By Jeremy Au Yong & Zakir Hussain
MP Hri Kumar Nair floated the idea of having nominated ministers last month. His suggestion, though not new, has sparked some debate. Insight analyses the issue and looks at some parliamentary democracies with these non-elected ministers
MP HRI Kumar Nair regularly talks about politics with a group of helpers and grassroots leaders in his constituency.
Several months back, the difficulty of getting good people to run for office was their topic of discussion.
It prompted Mr Nair to propose in Parliament an approach not uncommon in several countries with a Parliament based on the Westminster model, like Singapore's.
These parliamentary democracies have ministers who are appointed from outside the pool of elected Members of Parliament.
Said the MP for Bishan-Toa Payoh GRC: 'We could have people with the talent and organisation for running ministries, but without a similar talent for grassroots work. So far we've managed to get people who are good at both but, going forward, can we say this will be the case?'
Legally speaking, nominated ministers are possible in Singapore. This is because the Constitution, as it stands, allows any MP - elected, nominated or even non- constituency - to be made a minister.
If the Government so chooses, it can bring in a minister by first making him a Nominated MP.
Speaking in Parliament in 1990 when NMPs were first introduced, then Deputy Prime Minister Goh Chok Tong said he felt it would be to Singapore's benefit to give a future government room to appoint ministers.
'I would rather that a government has the flexibility to appoint the right person to be the minister for finance, than to compel that government to select from whoever is available in the House,' he said.
He hastened to add that the Government had no intention of appointing a Cabinet minister from among NMPs then.
Five years later, responding to a dialogue participant, then Acting Environment Minister Teo Chee Hean dismissed the suggestion, saying nominated ministers would not be accountable to the electorate.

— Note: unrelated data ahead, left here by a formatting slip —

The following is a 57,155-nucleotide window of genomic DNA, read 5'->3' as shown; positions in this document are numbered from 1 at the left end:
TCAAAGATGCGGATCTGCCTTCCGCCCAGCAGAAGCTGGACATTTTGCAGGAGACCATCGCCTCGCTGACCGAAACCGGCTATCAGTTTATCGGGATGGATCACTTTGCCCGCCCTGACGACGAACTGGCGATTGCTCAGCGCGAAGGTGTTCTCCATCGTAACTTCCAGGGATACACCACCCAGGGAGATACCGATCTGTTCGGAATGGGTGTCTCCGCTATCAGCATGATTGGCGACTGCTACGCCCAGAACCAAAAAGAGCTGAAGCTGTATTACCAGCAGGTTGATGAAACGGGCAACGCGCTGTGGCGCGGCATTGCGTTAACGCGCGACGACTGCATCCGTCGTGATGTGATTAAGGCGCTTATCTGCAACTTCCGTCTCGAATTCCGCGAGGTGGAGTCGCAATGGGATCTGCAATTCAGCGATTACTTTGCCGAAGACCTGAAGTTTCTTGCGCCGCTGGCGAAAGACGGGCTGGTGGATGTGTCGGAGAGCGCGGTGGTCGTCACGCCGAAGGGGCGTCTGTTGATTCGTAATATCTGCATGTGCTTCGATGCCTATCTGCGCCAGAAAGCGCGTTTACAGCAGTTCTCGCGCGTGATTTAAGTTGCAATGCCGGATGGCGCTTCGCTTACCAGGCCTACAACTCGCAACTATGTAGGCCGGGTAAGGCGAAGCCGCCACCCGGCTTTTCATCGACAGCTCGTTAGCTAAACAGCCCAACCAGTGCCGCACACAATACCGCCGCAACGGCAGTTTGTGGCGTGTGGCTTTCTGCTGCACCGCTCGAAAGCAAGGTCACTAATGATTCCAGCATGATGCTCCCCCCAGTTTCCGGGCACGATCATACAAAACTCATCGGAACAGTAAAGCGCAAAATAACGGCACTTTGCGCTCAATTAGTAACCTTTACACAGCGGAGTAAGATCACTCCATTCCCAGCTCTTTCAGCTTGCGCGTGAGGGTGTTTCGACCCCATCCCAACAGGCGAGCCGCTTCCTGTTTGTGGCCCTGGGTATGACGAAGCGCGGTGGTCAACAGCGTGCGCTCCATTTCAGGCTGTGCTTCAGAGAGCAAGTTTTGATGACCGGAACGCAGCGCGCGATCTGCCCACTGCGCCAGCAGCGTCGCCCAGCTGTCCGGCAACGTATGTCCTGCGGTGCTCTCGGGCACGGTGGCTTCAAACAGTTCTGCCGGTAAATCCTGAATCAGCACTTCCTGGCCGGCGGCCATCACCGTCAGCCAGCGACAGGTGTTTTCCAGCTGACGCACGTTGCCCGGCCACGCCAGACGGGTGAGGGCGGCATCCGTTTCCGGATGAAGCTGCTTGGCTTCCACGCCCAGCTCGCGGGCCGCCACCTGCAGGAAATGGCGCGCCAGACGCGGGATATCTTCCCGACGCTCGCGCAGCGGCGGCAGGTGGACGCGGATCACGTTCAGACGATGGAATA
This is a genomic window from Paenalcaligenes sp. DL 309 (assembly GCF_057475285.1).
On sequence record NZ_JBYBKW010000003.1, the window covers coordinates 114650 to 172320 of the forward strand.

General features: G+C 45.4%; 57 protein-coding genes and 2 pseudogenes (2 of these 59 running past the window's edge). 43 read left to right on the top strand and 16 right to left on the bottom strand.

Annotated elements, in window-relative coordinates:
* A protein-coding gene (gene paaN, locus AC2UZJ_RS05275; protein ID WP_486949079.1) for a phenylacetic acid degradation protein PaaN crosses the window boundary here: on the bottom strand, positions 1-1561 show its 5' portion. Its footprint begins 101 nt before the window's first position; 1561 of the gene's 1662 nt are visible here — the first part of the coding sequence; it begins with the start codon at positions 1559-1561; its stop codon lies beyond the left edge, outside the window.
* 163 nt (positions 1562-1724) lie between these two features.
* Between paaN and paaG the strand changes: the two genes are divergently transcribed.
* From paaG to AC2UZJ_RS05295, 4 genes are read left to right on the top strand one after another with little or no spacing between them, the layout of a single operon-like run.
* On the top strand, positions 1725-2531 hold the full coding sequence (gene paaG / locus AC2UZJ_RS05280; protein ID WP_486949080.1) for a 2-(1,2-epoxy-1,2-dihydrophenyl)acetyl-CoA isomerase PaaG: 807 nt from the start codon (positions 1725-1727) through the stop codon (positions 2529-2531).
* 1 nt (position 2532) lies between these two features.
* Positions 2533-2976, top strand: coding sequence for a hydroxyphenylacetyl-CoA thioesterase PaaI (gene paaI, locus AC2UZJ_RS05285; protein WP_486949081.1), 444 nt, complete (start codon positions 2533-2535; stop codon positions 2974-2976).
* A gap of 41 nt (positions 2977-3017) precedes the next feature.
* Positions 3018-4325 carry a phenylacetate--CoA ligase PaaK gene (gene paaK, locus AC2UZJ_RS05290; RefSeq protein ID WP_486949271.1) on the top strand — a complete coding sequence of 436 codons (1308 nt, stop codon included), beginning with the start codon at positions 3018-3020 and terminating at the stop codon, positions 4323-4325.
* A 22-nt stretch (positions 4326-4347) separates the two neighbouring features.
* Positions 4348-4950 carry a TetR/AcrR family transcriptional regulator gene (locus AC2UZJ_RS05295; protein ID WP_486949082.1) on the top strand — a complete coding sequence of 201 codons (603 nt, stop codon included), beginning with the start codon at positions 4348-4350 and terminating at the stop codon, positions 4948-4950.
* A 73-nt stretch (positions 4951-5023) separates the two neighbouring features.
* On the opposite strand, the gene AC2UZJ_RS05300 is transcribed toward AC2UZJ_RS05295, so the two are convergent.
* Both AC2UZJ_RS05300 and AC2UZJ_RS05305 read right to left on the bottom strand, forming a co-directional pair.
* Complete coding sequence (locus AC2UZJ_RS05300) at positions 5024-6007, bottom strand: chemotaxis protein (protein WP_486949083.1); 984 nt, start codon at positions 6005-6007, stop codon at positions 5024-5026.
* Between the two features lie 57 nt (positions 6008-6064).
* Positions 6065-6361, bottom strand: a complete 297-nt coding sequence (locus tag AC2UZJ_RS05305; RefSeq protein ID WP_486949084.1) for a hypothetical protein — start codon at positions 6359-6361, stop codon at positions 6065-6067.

The issue was to surface again in 2006 when Ang Mo Kio GRC MP Inderjit Singh spoke about roping in the private sector to help craft legislation. He proposed having a non-elected minister involved in the highest levels of decision-making.
Mr Nair's recent comments have reignited debate on the issue.
Given the difficulty of attracting talent to politics, is it time to reconsider the issue? What are some benefits and pitfalls of such a system? How do other countries implement such a system? Could it be done here? Should it be done here?
The case for
MOST people who support the idea of nominated ministers do not view it as a complete replacement of elected ministers. Nominated ministers would serve only in specific ministries.
One example from Mr Nair is that of having a nominated foreign minister.
A foreign minister is expected to travel widely to advance Singapore's interests, but such frequent travel leads to constituents saying they do not get to see enough of their Minister-MP.
'There's a tension there, and it's undermining our own cause to not allow for a nominated minister,' Mr Nair tells Insight.
Mr Singh, standing by the suggestion he made in 2006, notes that India has them, and they usually turn out well.
'Indian Prime Minister Manmohan Singh came through the Rajya Sabha and he turned out to be one of the best prime ministers they've had,' he says.
India has a bicameral system in which the federal Upper House, the Rajya Sabha, comprises representatives sent by state Parliaments.
Mr Singh argues that having some nominated ministers will allow those who are keen to help in policymaking but not to participate in politics to help Singapore.
'We are using many of these people in one committee or another at the moment. They are serious people, with reputations to uphold, and will be responsible,' he says.
As for accountability, Mr Nair notes that the prime minister will have to justify their selection. 'Any sensible PM will know he has to choose carefully if he wants to keep the public on his side.'
Associate Professor Hussin Mutalib of the National University of Singapore's political science department notes that a nominated minister scheme would allow some ministers to be appointed with relative ease and speed.